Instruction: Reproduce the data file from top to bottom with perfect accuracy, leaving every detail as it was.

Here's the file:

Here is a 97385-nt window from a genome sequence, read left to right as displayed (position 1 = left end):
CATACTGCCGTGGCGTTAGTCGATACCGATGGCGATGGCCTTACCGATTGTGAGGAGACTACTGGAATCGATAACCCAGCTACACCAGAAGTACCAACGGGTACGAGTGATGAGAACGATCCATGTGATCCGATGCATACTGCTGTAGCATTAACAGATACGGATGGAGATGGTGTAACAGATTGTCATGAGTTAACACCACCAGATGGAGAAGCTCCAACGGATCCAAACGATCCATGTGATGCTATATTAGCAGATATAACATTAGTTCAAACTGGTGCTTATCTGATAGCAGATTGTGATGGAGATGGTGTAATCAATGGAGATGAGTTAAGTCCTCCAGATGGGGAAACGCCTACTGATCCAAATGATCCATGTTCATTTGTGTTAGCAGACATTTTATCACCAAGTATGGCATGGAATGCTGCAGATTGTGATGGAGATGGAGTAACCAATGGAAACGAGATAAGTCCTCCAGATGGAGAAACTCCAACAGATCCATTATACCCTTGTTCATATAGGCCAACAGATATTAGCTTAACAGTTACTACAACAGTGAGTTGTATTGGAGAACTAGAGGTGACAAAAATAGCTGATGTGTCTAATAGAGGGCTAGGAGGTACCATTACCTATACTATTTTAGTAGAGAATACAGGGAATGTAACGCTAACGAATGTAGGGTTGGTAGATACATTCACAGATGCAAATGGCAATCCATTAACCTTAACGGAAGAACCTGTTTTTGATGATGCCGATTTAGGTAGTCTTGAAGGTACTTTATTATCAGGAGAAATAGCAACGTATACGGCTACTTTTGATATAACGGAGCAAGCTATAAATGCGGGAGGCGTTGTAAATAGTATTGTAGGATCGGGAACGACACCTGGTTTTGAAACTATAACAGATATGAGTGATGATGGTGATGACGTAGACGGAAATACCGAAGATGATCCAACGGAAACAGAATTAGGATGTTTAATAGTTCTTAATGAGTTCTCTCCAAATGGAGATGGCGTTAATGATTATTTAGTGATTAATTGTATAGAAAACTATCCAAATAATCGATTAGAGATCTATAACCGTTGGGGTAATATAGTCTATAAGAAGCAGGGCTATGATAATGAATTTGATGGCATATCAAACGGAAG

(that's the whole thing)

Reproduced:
Here is a 97385-nt window from a genome sequence, read left to right as displayed (position 1 = left end):
CATACTGCCGTGGCGTTAGTCGATACCGATGGCGATGGCCTTACCGATTGTGAGGAGACTACTGGAATCGATAACCCAGCTACACCAGAAGTACCAACGGGTACGAGTGATGAGAACGATCCATGTGATCCGATGCATACTGCTGTAGCATTAACAGATACGGATGGAGATGGTGTAACAGATTGTCATGAGTTAACACCACCAGATGGAGAAGCTCCAACGGATCCAAACGATCCATGTGATGCTATATTAGCAGATATAACATTAGTTCAAACTGGTGCTTATCTGATAGCAGATTGTGATGGAGATGGTGTAATCAATGGAGATGAGTTAAGTCCTCCAGATGGGGAAACGCCTACTGATCCAAATGATCCATGTTCATTTGTGTTAGCAGACATTTTATCACCAAGTATGGCATGGAATGCTGCAGATTGTGATGGAGATGGAGTAACCAATGGAAACGAGATAAGTCCTCCAGATGGAGAAACTCCAACAGATCCATTATACCCTTGTTCATATAGGCCAACAGATATTAGCTTAACAGTTACTACAACAGTGAGTTGTATTGGAGAACTAGAGGTGACAAAAATAGCTGATGTGTCTAATAGAGGGCTAGGAGGTACCATTACCTATACTATTTTAGTAGAGAATACAGGGAATGTAACGCTAACGAATGTAGGGTTGGTAGATACATTCACAGATGCAAATGGCAATCCATTAACCTTAACGGAAGAACCTGTTTTTGATGATGCCGATTTAGGTAGTCTTGAAGGTACTTTATTATCAGGAGAAATAGCAACGTATACGGCTACTTTTGATATAACGGAGCAAGCTATAAATGCGGGAGGCGTTGTAAATAGTATTGTAGGATCGGGAACGACACCTGGTTTTGAAACTATAACAGATATGAGTGATGATGGTGATGACGTAGACGGAAATACCGAAGATGATCCAACGGAAACAGAATTAGGATGTTTAATAGTTCTTAATGAGTTCTCTCCAAATGGAGATGGCGTTAATGATTATTTAGTGATTAATTGTATAGAAAACTATCCAAATAATCGATTAGAGATCTATAACCGTTGGGGTAATATAGTCTATAAGAAGCAGGGCTATGATAATGAATTTGATGGCATATCAAACGGAAG